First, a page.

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Патент USA US2137789

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Nov. 22, 1938.
w. J. TAYLOR
_
2,137,789
WIRE FABRIC SEAM AND METHOD OF MAKING SAME
Filed Aug. 26, 1937
INVENTOF!
ATTORNEY$
Patented Nov. 22, 1938
2,137,789‘
UNITED STATES
PATENT OFFICE
2,137,789
WIREFABRIC SEAM AND METHOD OF BIAK
ING SAME
William J. Taylor, Nutley, N. J.
. Application August 26, 1937, Serial No. 161,124
5 Claims.
This invention relates to an improved method
of joining together pieces of woven metallic wire
and more particularly to improved methods of
joining wire fabrics to be used as endless webs
‘ in paper making machines of the Fourdrinier
type.
.
Heretofore, in the seaming or joining together
of pieces of metallic fabric for use in the so-called
Fourdrinier paper making machine wherein pulp
is caught on an endless web and formed into
paper, it has been difficult to produce a seam hav
ing the proper qualities of wear, strength, and
porosity. It is believed that these de?ciencies of
the seams produced according to processes here
(Cl. 245-10) ‘
rially or substantially different from the re
mainder of the fabric,‘ that is to say, the seam
produced in accordance with the present inven
tion does not substantially affect the porosity of
the web noralter its strength, ?exibility ‘nor 6
wearing qualities.
It is a further object of the present invention
to provide means whereby wire fabrics of the
type indicated can be seamed or joined together
by means both economical from the standpoint 10
of labor and of material. The process according
to the present invention does not necessitate the
use of skilled labor nor complicated machinery to
effect a seam in the fabric.
The portion of the
15. tofore known are due at least in part to improper
fabric wherein the seam lies is of substantially
alignment of the fabric elements at the place
where the seam. is made. For example, in the
process according to the Webb patent, #2,030,616
issued Feb. 11, 1936, the ends of the warp Wires
~20 are cut at a place at least not beyond the face of
a weft wire, the seam being made by removing
the outermost weft wire‘, replacing it by a solder
covered wire and joining the ends of thefabric so
the same strength as the remainder of the web.
The invention will be fully and comprehensively
understood from‘a consideration of the following
detailed description when read in connection with
the accompanying drawing which forms part of 20
the application.
In the drawing:
'
ments. Inasmuch as the usual wire fabric is of
an 80 mesh, the elements are approximately .0065
of an inch in diameter, and accordingly it is diiii
Fig. 1- is a top plan view illustrating two pieces
of wire fabric joined together in accordance with
the present invention.
25
Fig. 2 is a vertical sectional detail view of Fig. 1
taken along the line 2-y-2.
Figs. 3, 4:, and 5 are side views, partially in
section, illustrating certain features of the present
Si) cult to properly align the warp wires particularly
when their ends are cut as short as in the process
invention.
30
Fig. 6 is a top plan view showing sections of
prepared by soldering the abutting wire edges.
Notable among the disadvantages of this process
is the difficulty of properly aligning the wire ele
according to the patent aforesaid. Another diffi
culty encountered in following the teachings of
the Webb patent is the tendency of the fabric
I elements to alter'their relative position due to
expansion and contraction during the soldering
operation wherein the temperature often reaches
as high as 1300° F. ‘ Improper alignment of the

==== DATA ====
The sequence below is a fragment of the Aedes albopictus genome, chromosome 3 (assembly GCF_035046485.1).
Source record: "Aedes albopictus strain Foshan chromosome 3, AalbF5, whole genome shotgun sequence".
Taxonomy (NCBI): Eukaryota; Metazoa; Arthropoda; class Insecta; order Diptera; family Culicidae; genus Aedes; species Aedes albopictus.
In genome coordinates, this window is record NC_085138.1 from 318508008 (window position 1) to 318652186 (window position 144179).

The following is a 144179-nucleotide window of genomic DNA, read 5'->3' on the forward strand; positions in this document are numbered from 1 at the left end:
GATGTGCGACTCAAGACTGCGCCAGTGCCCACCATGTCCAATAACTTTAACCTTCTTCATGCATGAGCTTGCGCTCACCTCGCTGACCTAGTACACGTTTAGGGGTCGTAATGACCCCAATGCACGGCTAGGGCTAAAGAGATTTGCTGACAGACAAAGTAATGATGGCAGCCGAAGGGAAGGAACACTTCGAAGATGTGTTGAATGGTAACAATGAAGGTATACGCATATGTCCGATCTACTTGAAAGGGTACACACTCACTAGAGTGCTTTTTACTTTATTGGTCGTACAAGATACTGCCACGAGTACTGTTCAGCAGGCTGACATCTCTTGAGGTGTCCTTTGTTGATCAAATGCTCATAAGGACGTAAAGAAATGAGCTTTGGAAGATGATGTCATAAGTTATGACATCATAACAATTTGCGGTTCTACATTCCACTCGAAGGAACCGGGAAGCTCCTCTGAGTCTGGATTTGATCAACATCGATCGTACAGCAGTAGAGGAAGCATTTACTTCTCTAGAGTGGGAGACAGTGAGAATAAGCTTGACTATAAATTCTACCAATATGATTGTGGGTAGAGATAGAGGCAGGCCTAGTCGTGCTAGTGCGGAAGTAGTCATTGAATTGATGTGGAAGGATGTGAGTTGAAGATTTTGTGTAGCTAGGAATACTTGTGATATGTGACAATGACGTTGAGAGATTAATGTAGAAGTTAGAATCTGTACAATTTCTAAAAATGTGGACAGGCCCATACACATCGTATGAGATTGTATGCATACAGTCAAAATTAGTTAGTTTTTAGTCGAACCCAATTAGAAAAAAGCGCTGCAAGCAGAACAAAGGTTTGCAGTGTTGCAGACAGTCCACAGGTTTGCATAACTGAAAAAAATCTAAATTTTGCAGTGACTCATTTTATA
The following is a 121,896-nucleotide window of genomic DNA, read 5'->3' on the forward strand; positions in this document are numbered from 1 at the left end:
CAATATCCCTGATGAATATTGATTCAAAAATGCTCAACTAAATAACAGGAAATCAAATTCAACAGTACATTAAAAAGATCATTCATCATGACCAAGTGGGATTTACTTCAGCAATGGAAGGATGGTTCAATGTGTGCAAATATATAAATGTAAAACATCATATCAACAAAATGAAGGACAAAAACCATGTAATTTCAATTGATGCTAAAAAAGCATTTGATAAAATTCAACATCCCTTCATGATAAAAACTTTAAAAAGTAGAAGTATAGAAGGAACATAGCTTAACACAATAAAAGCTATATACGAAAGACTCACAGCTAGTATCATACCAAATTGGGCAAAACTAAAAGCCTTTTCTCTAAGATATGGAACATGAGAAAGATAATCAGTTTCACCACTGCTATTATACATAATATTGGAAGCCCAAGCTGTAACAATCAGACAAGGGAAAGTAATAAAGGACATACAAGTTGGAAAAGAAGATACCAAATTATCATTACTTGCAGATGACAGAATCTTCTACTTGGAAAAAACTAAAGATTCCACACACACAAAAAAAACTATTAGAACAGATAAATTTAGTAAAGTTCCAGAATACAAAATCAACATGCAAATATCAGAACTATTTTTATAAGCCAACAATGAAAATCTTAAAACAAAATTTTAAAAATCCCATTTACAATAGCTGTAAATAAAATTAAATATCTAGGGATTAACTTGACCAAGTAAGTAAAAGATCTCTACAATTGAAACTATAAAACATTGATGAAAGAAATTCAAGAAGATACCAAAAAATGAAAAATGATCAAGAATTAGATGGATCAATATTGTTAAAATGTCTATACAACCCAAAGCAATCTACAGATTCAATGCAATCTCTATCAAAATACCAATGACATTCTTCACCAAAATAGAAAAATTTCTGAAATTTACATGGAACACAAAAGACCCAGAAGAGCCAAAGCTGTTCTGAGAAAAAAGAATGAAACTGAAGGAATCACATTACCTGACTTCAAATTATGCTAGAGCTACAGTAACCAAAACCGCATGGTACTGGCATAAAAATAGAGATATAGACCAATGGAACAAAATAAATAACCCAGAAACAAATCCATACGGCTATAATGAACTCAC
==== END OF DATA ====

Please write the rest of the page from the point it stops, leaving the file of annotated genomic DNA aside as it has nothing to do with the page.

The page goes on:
wire ends or movement of their relative position
results in so-called high or low spots in the fabric
due to buckling of the elements and accordingly
the fabric is worn down ?rst at the point where
the buckling takes place thereby substantially
decreasing the useful life of the seamed fabric
because of cracking‘or breaking at the place of
scam. It is an object of the present invention to
provide a process of seaming a wire fabric where
by the tendency of the fabric elements to warp
or buckle is substantially minimized and whereby
' v the elements can be more easily aligned than was
possible in processes heretoforev known.
It is an object of the present invention to pro
vide a means for seaming metallic fabrics of the
type used as endless webs in paper making ma
55, chines whereby the seam produced is not mate
two pieces of wire fabric joined in accordance
with another embodiment of the ‘present inven
tion.
'
Fig. 7 is a vertical sectional detail View of Fig. 6, 35
taken along the line '|-—-1; and
Fig. 8 is a side view of a portion of wire fabric
illustrating the parts removed during the seam
ing process according to the present invention.
Figs. tie-5, inclusive, and Fig. 8 illustrate the 4.0
preferred embodiment of the present invention.
Fig. 1 illustrates the general appearance of por
tions of two pieces of metallic fabric, generally
designated at A and B, joined together by the
members C. This embodiment of the present in
vention is characterized by the overlapping rela
tionship existing between the warp wires, one of
which is designated at E0, and the uniting means,
designated generally at I I. In this type of union
the warp ends are alternately disposed above and
below the uniting means, that is to say, the warp
element it is disposed below the unitingymeans
whereas the warp element Illa is disposed above
same. The elements of each piece of fabric to be 55
2
2,137,789
united are disposed relative to the uniting means
nated at A and B, are cut substantially as shown
is capable of extended application and is not
con?ned to the exact showing of the drawing
nor to the precise construction described, and,
therefore, such changes and modi?cations may
be made therein as do not affect the spirit of the
along the line C, and the weft elements l5, I6, H,
invention nor exceed the scope thereof as ex
and I8 are removed. Referring now to Fig. 3,
two of the warp elements indicated at 20 and 2|
pressed in the appended claims.
in the same manner.
Referring to Fig. 8, the warp elements of the
ends of the fabric to be joined, generally desig
are shown in the position assumed after removal
10 of the weft members as aforesaid. The resiliency
in the warp elements is such that they assume
the extended position shown. Referring now to
joined along the far face of a weft wire, remov
ing ?rst the terminal weft wire and second the
Fig. 4, a solder-covered wire 23 has been pushed
between the expanded warp elements 20 and 2|
weft wire next thereto, placing a solder-covered
wire between the'extended warp wire ends in sub
15 so that it assumes a position corresponding to the
position formerly occupied by one of the weft
elements, substantially as shown, being held in
position by the relatively hard and renitent steel
wire 24. When the members have been so ar